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CFPB's Latest Action is Against the Co-Founders of a Lead Aggregator

On April 21 the Consumer Financial Protection Bureau (CFPB) brought its latest enforcement action by filing a civil suit in the United States District Court for the Central District of California (CDCA) against Dmitry Fomichev and Davit Gasparyan, a/k/a David Gasparyan, both co-founders of D and D Marketing, Inc., d/b/a T3Leads (T3), a lead aggregator that sells consumer-loan applications as "leads" to small-dollar lenders and other purchasers. T3 was the subject of a very similar action brought by the CFPB back in December of 2015. This action is notable as (1) it showcases the CFPB's willingness and ability to bring a claim against two employees of an entity that months prior was the subject of its own enforcement action, (2) highlights how technology companies acting as middlemen between the consumer and the lender are under the jurisdiction of the CFPB, and (3) is another example of the CFPB utilizing its authority under Dodd Frank's UDAAP provisions as a basis for enforcement.

The CFPB cites a violation of 12 U.S.C. §§ 5536(a)(1), which states "it shall be unlawful for any covered person or service provider to offer or provide to a consumer any financial product or service not in conformity with federal consumer financial law," and 12 U.S.C. § 5536(a)(3), which states "it shall be unlawful for any person to knowingly or recklessly provide substantial assistance to a covered person or service provider in violation of the provisions of Section 5531 of this title (UDAAP), or any rule or order issued thereunder, and notwithstanding any provision of this title, the provider of such substantial assistance shall be deemed to be in violation of that section to the same extent as the person to whom such assistance is provided."

These violations arise due to the fact that Fomichev and Gasparyan had "significant responsibility for establishing T3's policies and practices and, throughout their employment, had substantial control over the company's operations." As such they "knowingly or recklessly provided substantial assistance" to T3 in T3's alleged UDAAP violations. The CFPB's December action against T3 centered around the company's business model of aggregating leads from "lead generators" who operate websites advertising loans and through which consumers submit loan applications. T3 would then match these leads to purchasers.

According to all three complaints, T3's purchasers "include online small-dollar lenders, as well as data managers, data brokers and remarketing companies. Data managers are intermediaries for lenders that outsource their lead purchasing activities, and data brokers are lead aggregators that have their own networks of purchasers to which they sell applications after they purchase them from T3. T3 does not know the end purchasers of the applications it sells to data managers or data brokers and remarketing companies buy consumer information to send marketing materials to consumers for products other than the loans for which consumers applied."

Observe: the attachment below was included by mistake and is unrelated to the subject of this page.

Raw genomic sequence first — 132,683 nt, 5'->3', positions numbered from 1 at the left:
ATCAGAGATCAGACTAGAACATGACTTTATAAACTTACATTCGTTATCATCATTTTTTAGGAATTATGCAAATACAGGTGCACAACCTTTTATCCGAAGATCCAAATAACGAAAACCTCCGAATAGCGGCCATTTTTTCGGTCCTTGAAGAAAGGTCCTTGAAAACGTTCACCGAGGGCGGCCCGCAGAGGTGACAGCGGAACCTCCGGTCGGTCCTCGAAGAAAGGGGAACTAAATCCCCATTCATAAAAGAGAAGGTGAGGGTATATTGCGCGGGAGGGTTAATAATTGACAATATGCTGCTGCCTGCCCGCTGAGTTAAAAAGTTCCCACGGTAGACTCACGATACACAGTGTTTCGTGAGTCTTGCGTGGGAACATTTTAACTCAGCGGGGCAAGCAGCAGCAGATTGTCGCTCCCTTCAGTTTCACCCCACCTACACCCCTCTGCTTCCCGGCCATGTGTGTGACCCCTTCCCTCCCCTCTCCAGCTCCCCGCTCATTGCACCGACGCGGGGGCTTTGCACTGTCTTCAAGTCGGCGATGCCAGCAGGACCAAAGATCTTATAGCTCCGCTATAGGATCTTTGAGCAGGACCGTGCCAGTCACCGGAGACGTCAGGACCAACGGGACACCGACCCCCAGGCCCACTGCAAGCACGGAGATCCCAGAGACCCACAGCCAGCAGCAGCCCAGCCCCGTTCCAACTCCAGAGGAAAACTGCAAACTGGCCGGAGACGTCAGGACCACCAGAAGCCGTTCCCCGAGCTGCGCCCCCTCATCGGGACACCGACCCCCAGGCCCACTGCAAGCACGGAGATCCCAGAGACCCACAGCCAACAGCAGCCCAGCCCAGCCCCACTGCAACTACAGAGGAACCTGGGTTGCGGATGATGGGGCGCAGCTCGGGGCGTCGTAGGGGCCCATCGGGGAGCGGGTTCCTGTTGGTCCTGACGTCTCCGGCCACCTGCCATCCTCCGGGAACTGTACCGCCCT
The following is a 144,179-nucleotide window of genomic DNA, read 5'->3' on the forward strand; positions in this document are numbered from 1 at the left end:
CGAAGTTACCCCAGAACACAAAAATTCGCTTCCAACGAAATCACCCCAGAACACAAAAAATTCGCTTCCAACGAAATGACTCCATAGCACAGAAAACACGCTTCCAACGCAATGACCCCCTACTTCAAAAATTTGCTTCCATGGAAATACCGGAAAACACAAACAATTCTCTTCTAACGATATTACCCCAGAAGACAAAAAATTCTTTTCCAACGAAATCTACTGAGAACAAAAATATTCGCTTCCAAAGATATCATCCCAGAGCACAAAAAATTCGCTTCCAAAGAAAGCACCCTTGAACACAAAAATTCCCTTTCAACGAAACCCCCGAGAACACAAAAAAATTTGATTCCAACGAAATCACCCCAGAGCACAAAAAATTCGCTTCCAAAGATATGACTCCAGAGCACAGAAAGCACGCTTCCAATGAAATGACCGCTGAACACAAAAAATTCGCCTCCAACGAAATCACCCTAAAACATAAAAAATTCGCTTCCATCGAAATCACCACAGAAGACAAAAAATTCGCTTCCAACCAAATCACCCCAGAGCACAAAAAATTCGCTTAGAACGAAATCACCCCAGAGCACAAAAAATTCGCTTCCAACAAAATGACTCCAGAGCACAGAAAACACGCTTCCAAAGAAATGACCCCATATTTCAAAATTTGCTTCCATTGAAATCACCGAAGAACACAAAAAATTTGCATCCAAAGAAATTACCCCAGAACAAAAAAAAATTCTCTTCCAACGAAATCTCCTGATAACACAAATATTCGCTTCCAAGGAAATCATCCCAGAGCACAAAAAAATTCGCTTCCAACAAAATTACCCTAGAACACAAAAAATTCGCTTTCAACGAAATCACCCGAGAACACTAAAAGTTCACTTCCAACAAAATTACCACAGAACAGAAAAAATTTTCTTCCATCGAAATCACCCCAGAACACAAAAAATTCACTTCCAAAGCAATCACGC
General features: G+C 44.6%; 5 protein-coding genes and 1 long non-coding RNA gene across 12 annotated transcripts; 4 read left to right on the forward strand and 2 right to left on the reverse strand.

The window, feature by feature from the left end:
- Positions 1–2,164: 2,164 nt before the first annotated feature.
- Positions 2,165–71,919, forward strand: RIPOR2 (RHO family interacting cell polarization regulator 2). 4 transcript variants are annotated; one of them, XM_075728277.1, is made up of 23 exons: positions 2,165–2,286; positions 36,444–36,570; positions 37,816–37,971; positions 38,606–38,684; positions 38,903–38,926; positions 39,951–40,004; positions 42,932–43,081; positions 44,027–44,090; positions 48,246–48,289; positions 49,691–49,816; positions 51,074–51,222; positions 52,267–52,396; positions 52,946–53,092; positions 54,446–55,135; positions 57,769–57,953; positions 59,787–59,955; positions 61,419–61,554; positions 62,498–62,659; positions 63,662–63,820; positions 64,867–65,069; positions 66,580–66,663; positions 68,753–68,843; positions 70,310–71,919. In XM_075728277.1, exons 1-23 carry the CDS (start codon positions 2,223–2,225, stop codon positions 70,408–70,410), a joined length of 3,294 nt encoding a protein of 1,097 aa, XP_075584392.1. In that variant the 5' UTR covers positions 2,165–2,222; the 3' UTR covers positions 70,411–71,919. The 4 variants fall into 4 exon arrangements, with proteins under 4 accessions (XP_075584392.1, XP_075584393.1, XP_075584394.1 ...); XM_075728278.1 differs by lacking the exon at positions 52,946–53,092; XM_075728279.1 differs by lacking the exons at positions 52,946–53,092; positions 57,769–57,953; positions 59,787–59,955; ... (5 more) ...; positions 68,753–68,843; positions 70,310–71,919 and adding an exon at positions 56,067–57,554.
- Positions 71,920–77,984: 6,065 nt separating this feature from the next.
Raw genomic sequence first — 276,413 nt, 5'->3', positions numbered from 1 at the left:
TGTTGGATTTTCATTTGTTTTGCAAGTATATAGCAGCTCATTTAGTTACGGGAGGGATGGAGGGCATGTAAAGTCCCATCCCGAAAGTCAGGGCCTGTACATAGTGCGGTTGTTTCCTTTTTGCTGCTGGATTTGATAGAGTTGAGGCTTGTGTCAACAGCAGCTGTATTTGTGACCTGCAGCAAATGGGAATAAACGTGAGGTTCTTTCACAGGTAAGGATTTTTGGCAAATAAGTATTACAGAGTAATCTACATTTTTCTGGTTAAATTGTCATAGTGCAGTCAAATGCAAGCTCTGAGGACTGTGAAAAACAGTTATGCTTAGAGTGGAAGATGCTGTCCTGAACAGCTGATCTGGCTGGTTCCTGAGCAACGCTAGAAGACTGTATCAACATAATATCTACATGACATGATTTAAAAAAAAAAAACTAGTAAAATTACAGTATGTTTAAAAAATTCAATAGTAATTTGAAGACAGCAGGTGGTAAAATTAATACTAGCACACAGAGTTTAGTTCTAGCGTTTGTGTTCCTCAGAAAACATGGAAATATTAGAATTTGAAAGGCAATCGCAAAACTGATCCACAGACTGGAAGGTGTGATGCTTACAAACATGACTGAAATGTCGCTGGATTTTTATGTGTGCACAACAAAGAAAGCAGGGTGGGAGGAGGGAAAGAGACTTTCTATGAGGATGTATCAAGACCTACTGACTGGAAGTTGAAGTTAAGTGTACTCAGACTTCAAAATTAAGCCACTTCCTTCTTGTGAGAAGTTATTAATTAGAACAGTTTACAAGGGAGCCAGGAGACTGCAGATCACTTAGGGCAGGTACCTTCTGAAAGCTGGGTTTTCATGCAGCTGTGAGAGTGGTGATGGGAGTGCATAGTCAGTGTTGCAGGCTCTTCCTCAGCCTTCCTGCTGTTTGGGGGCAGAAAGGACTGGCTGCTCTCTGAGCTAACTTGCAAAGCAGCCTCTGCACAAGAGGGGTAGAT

According to the complaint, T3 had no way to check their lead generator websites to monitor for misleading or inaccurate statements to consumers. Their lead generators would claim at times they are themselves lenders, that they would help consumers find the best rates or lowest fees or that they would review consumers' applications to match them with the most appropriate lenders. The CFPB alleges that none of these statements are true.

At the other end of T3's deal were the purchasers and, according to the complaints, they were often "entities organized by Indian tribes, known as tribal lenders, or organized under the laws of foreign jurisdictions, known as offshore lenders. These lenders typically claim immunity from state regulation, do not comply with the laws of the states where the consumers to which they make loans are located, and do not concede that they are subject to jurisdiction in a forum convenient to the consumer". In 2013, T3 requested information regarding whether its purchasers complied with the laws of the states where they made loans. Many of its purchasers failed to respond to this request, but T3 continued to do business with them.

Since the lead generators had no way of contacting the purchasers to inquire what terms were being offered, and the purchasers had no way of contacting the lead generators to see what was being advertised to the consumers, combined with the fact that T3 had no controls in place to monitor either side, the entire process was set up with no concern as to whether the products being offered were unfair or deceptive to the consumer. The CFPB alleges this violates UDAAP.

The CFPB is asking the court for: (1) injunctive relief; (2) an award of damages or other monetary relief; (3) an order for the defendant to pay redress to harmed consumers; (4) an order of disgorgement of ill-gotten revenues from the defendant; (5) to impose civil money penalties against the defendant and (6) an order for the defendant to pay the plaintiff's costs and fees incurred in connection with prosecuting the action.

If you have any concerns in regards to your company's compliance with CFPB rules or any consumer regulation, or if you are in need of assistance with a CFPB exam, investigation or enforcement action, please reach out to a member of Baker Donelson's CFPB Team.

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